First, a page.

In a private letter obtained by the Daily Caller, Verizon flatly denied claims that the company has been preventing union workers from repairing networks damaged by Hurricane Irene as punishment for going on strike.
The telecom company’s regional president Tracey Edwards blasted recent claims that Verizon had been denying overtime to workers fixing downed telephone lines after Hurricane Irene as punishment for striking. “Those comments are way off base and just flat out wrong,” Edwards stated.
“As you well know, many times the union leadership directs technicians to turn down offered overtime. In fact, technicians in Suffolk County turned down the opportunity to work overtime, negatively impacting customers. In one especially critical case they refused overtime to restore a cable cut affecting the Huntington area.”
Though the strike may be over, the struggle between CWA and Verizon over landline workers’ contracts reached a new level last week. At a public rally with Manhattan Borough President Scott Stringer, CWA Distrcit 1 Vice President Chris Shelton alleged Verizon was retaliating against workers for striking by preventing them from working overtime.
“The customers who are out, they’re leaving them out. They don’t care,” Shelton said. “They’re just sitting there with thousands of repair jobs.”
The strike, which lasted two weeks in August, rose from a contract dispute between landline workers, represented by the CWA and the International Brotherhood of Electrical Workers, and Verizon Wireless. Nearly 45,000 workers went on strike after negotiations over possible cuts in wages, pension eliminations, and employee contributions to health care plans fell through on August 7.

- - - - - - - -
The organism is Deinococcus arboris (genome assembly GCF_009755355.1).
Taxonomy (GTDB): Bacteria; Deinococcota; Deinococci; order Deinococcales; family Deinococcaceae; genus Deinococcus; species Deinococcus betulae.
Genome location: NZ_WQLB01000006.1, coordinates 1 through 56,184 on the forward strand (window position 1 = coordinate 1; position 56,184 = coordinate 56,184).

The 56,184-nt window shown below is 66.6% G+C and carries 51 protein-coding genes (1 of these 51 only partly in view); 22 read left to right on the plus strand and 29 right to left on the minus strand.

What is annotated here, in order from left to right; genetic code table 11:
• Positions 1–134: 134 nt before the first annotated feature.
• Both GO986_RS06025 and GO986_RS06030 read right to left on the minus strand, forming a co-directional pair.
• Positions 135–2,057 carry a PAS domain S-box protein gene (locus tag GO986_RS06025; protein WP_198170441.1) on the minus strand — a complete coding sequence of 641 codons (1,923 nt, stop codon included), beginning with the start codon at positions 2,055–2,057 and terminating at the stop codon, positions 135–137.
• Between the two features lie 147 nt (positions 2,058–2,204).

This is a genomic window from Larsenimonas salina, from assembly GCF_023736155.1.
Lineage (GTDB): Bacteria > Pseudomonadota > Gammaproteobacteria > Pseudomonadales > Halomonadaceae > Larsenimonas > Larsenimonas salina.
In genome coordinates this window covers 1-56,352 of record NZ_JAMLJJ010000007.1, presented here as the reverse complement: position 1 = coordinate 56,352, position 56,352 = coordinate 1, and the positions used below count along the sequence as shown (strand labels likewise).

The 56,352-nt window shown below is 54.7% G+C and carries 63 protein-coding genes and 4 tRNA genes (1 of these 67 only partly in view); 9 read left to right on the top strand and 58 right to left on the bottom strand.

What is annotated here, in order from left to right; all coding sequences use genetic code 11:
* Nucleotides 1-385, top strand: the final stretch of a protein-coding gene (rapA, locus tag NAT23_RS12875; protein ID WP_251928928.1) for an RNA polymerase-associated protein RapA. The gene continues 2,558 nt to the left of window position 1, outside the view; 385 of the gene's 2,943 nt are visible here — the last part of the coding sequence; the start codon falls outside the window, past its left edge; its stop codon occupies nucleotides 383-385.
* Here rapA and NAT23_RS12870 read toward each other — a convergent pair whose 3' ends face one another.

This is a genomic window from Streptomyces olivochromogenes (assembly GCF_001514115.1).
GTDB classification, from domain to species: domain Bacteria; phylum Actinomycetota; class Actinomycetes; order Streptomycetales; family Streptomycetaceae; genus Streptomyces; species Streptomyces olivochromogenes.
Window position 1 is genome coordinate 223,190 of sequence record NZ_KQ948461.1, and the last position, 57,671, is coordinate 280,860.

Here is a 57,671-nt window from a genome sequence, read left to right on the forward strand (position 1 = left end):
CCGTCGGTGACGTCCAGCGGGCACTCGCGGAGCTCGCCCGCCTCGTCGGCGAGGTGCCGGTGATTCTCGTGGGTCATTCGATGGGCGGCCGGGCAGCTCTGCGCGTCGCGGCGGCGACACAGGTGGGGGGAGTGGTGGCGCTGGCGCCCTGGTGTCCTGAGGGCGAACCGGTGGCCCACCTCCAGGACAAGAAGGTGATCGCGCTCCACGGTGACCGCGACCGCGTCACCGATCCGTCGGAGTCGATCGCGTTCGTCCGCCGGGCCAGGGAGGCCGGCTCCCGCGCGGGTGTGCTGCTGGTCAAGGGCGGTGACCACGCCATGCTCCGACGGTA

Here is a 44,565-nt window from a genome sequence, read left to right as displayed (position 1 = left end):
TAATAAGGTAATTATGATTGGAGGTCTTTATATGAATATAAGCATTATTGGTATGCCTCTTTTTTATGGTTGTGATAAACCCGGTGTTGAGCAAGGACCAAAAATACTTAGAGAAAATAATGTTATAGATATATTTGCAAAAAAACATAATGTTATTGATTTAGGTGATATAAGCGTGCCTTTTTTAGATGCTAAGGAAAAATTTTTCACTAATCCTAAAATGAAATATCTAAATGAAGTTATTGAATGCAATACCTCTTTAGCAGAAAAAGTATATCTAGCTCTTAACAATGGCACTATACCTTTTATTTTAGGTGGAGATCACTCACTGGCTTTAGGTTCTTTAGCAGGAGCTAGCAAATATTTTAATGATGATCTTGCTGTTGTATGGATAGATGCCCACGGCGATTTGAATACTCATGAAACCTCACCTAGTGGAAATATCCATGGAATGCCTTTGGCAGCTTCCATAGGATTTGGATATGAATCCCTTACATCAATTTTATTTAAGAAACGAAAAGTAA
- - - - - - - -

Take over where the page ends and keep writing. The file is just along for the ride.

The striking employees eventually returned to work two weeks later when the unions and Verizon reached an agreement to continue bargaining, but the contentious war of words between the two entities has continued in public.
This spat was the most recent iteration of Shelton accusing Verizon of preventing “ready, willing, and more than able” employees from working overtime to fix downed lines and poles in retaliation for the strikes.
The Verizon letter retorted that “with our employees’ safety paramount — we must await the go-ahead by power companies that a particular area is safe for our work. These areas also must be free from loose, uprooted and dangling tree branches and trunks.”
Chris Shelton could not be reached for comment at the time of publication.
Update (5:10 PM): Chris Shelton gave the following statement to the Caller:
“Verizon finally declared an emergency today to meet the needs of their customers whom they have been ignoring since CWA members went back to work. As of yesterday, there were approximately 40,000 customers awaiting repairs. It took Verizon a week after the hurricane to declare an emergency, after we went to the newspapers.”